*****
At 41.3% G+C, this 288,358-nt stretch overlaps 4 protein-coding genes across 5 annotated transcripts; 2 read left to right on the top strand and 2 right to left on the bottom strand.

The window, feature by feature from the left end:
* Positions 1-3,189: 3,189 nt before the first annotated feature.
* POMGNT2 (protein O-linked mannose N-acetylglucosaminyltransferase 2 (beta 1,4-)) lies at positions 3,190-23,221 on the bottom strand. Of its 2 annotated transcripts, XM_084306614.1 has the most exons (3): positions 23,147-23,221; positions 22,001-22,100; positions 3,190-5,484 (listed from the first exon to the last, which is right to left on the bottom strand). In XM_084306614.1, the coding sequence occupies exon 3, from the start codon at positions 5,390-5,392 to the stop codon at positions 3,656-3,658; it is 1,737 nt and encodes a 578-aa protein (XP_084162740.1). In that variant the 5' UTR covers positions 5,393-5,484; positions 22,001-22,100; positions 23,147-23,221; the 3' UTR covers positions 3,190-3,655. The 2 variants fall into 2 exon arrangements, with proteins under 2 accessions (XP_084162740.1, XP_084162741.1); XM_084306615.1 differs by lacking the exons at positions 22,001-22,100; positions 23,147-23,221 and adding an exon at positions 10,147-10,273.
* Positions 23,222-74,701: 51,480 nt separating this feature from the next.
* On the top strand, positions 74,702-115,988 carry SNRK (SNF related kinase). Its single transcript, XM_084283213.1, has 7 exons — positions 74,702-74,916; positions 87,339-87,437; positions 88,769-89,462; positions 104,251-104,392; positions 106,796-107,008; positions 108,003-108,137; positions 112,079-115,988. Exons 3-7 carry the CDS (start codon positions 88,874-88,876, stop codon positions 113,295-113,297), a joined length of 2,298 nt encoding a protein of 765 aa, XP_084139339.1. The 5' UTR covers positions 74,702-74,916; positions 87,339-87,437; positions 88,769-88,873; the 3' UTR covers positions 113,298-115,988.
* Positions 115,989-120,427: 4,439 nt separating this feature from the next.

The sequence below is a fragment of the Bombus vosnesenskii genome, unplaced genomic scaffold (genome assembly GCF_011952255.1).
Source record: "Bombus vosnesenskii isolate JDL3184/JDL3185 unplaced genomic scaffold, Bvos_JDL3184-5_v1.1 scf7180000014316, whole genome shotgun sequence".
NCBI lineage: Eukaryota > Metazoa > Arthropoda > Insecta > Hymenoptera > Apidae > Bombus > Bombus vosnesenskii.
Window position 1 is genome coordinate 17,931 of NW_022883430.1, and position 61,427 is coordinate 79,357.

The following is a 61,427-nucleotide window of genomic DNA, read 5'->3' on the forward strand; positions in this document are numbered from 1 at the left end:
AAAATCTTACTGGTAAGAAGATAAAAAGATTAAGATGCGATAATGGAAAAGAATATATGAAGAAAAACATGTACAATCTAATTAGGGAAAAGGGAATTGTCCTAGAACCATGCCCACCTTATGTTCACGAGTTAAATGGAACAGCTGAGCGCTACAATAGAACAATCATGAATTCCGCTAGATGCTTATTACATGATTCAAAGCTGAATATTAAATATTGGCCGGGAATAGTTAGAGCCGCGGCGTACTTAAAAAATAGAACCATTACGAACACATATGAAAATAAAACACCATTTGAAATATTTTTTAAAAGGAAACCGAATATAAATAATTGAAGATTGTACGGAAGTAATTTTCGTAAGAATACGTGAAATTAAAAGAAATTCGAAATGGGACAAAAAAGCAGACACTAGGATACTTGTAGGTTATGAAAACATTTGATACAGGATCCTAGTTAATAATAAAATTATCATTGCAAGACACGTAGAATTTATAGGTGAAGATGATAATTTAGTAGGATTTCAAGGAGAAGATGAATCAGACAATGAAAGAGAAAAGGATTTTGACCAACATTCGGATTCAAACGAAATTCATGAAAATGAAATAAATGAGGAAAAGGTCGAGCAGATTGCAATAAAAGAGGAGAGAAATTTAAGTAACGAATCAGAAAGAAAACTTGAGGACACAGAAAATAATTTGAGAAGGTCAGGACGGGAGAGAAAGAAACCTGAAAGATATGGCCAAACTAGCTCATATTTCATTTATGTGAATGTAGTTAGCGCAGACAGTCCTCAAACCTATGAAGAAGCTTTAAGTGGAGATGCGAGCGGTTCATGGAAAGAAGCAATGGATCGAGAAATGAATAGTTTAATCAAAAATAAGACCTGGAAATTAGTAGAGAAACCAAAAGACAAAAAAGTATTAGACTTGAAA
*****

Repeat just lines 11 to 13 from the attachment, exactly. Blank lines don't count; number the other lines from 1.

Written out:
Window position 1 is genome coordinate 17,931 of NW_022883430.1, and position 61,427 is coordinate 79,357.

The following is a 61,427-nucleotide window of genomic DNA, read 5'->3' on the forward strand; positions in this document are numbered from 1 at the left end:
AAAATCTTACTGGTAAGAAGATAAAAAGATTAAGATGCGATAATGGAAAAGAATATATGAAGAAAAACATGTACAATCTAATTAGGGAAAAGGGAATTGTCCTAGAACCATGCCCACCTTATGTTCACGAGTTAAATGGAACAGCTGAGCGCTACAATAGAACAATCATGAATTCCGCTAGATGCTTATTACATGATTCAAAGCTGAATATTAAATATTGGCCGGGAATAGTTAGAGCCGCGGCGTACTTAAAAAATAGAACCATTACGAACACATATGAAAATAAAACACCATTTGAAATATTTTTTAAAAGGAAACCGAATATAAATAATTGAAGATTGTACGGAAGTAATTTTCGTAAGAATACGTGAAATTAAAAGAAATTCGAAATGGGACAAAAAAGCAGACACTAGGATACTTGTAGGTTATGAAAACATTTGATACAGGATCCTAGTTAATAATAAAATTATCATTGCAAGACACGTAGAATTTATAGGTGAAGATGATAATTTAGTAGGATTTCAAGGAGAAGATGAATCAGACAATGAAAGAGAAAAGGATTTTGACCAACATTCGGATTCAAACGAAATTCATGAAAATGAAATAAATGAGGAAAAGGTCGAGCAGATTGCAATAAAAGAGGAGAGAAATTTAAGTAACGAATCAGAAAGAAAACTTGAGGACACAGAAAATAATTTGAGAAGGTCAGGACGGGAGAGAAAGAAACCTGAAAGATATGGCCAAACTAGCTCATATTTCATTTATGTGAATGTAGTTAGCGCAGACAGTCCTCAAACCTATGAAGAAGCTTTAAGTGGAGATGCGAGCGGTTCATGGAAAGAAGCAATGGATCGAGAAATGAATAGTTTAATCAAAAATAAGACCTGGAAATTAGTAGAGAAACCAAAAGACAAAAAAGTATTAGACTTGAAA